There is an idea that if everyone just behaves as selfishly as possible, it will all work out in the end. I call this capitalism gone to seed. I think this idea, that bad intentions will ultimately result in good, is totally unworkable. It also contradicts the clear Christian imperative to put others before ourselves (Matthew 7:12; Philippians 2:1-11; Romans 13:8-10). But business is an important part of life and one most of us will be involved in. So how do we approach it?
Working is the normal way that we should earn our living and even gain extra so as to help others (2 Thessalonians 3:10; Ephesians 4:28; Proverbs 6:6-11). This does not mean we should not help those in need (James 2:15,16; 1 John 3:17; Proverbs 14:31), but working should be the normal way to make a living. Now work was part of God’s original plan (Genesis 2:15), though it became laborious as a result of the Fall (Genesis 3:17-19). I am convinced that even in eternity, we will have things to do, but without the curse that results from the Fall (Revelation 22:3). But in doing this we are not to allow unlimited scope to our greed. As workers we are to do our work well and honestly, as unto the Lord, even if we are at the very bottom of the social ladder (Ephesians 6:5-8; Colossians 3:22-25; Titus 2:9,10). As employers we are to treat our employees well and pay them properly (Ephesians 6:9; Deuteronomy 24:14,15; James 5:1-6). We must also be careful how we treat our customers and the people we buy from and not try to cheat them (Amos 8:4-6; Leviticus 19:35,36; Proverbs 11:1).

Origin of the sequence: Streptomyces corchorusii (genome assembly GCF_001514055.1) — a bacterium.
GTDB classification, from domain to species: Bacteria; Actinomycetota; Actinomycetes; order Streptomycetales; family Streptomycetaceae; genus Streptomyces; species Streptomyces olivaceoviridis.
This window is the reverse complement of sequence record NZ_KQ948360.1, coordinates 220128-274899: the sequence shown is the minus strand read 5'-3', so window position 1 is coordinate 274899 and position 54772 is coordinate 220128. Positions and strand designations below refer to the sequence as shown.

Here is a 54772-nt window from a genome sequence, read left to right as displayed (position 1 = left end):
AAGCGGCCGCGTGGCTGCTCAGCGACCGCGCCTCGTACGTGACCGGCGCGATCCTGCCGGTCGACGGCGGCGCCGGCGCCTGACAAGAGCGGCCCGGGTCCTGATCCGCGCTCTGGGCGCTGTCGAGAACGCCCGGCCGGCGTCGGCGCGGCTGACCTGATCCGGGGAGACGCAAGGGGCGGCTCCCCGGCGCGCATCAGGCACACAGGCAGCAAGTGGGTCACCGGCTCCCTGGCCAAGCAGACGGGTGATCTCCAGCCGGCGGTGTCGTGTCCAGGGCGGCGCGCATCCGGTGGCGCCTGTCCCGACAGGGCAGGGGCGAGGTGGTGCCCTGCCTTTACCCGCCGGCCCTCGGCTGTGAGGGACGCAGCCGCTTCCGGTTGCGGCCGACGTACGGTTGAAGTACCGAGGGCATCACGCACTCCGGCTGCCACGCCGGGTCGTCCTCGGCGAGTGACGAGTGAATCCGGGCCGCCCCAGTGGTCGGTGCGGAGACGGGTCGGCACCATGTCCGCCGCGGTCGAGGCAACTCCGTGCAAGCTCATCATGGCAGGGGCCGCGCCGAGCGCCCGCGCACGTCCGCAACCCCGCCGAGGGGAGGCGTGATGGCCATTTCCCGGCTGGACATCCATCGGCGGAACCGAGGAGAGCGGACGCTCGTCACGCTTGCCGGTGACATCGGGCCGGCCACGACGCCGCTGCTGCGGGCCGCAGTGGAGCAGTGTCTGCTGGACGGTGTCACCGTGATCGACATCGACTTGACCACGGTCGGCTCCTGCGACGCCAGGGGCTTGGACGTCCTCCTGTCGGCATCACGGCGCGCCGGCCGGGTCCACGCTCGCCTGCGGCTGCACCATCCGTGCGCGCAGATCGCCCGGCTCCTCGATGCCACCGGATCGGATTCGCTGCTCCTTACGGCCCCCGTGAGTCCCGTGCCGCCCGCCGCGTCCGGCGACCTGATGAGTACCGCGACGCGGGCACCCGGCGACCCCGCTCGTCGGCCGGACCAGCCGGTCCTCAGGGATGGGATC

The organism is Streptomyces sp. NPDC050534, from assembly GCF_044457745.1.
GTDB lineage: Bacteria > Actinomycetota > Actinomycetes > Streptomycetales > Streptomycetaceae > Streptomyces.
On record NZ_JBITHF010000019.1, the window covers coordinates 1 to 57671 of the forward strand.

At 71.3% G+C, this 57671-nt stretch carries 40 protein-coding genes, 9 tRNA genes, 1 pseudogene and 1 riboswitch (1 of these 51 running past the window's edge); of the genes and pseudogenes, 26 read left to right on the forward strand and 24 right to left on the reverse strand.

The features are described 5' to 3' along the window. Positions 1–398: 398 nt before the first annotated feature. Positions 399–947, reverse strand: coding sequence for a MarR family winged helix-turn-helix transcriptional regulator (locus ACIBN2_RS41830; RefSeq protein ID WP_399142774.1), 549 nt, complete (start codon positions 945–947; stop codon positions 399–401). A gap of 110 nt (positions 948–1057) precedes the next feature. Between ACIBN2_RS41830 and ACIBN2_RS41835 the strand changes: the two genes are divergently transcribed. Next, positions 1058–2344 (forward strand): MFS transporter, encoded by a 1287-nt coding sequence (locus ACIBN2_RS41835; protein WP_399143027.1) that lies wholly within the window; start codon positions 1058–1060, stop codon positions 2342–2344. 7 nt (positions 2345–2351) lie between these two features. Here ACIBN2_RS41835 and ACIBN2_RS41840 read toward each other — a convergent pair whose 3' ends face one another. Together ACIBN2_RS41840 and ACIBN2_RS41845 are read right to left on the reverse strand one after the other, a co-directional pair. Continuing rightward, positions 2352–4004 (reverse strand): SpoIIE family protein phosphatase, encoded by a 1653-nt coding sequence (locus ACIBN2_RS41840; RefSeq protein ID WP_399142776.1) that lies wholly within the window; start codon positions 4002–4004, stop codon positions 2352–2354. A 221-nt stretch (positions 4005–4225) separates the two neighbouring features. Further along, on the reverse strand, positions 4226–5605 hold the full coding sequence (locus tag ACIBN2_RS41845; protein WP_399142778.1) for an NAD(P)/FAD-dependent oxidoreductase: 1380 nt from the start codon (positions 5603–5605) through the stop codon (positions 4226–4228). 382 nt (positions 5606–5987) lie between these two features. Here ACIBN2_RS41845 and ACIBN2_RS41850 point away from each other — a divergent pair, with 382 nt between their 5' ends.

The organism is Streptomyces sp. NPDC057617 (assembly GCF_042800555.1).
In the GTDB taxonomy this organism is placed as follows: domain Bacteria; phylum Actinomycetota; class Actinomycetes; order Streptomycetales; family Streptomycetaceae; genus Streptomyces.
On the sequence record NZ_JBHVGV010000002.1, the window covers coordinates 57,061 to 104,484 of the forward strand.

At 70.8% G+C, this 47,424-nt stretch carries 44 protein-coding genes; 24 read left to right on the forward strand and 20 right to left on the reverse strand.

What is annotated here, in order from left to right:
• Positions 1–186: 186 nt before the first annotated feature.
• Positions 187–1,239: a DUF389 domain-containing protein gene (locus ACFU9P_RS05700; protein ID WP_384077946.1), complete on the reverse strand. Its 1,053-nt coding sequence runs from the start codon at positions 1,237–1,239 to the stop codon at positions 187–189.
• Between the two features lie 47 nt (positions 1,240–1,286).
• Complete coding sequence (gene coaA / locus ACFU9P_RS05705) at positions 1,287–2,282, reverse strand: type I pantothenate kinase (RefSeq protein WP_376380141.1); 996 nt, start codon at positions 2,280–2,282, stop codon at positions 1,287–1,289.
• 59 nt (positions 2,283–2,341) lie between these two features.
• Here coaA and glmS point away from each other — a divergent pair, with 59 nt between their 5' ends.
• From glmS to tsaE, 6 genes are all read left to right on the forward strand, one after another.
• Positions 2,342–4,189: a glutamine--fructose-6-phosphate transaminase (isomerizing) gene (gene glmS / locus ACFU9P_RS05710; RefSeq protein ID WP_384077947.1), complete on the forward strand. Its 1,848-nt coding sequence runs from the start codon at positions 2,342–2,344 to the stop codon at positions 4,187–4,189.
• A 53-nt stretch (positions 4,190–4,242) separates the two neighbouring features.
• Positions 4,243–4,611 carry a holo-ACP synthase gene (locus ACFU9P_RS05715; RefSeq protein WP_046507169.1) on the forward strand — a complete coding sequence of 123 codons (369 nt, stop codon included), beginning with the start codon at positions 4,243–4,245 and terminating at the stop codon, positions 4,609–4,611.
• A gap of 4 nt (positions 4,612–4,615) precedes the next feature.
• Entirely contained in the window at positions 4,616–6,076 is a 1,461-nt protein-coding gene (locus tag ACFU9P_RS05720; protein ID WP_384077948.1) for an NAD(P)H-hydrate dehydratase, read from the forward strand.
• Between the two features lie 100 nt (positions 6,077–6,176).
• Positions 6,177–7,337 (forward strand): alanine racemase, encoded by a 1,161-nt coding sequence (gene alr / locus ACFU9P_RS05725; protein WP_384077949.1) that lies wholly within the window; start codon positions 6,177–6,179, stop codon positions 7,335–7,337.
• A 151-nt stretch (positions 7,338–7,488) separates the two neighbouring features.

Now I am not claiming there is some absolutely determinable price for things based on something like the price of salt, as they tried to do in the Middle Ages. But I do believe that we, as Christians, must attempt to deal as honestly as possible with the people we work for or the people who work for us or the people we buy from and sell to. This is something that is not always easy to determine. But we need to at least avoid obvious violations. We cannot simply goof off, waste our employers time, or refuse to follow proper instructions at work. Nor should employers give inconsistent or unrealistic instructions, deal with undeserved harshness, or try to cheat people out of their pay. And we should not undertake business transactions with the intent of cheating people. This is not always easy. We may end up scratching our heads over what the right thing to do is in a given situation. But we cannot simply ignore the issues and follow our own selfish desires.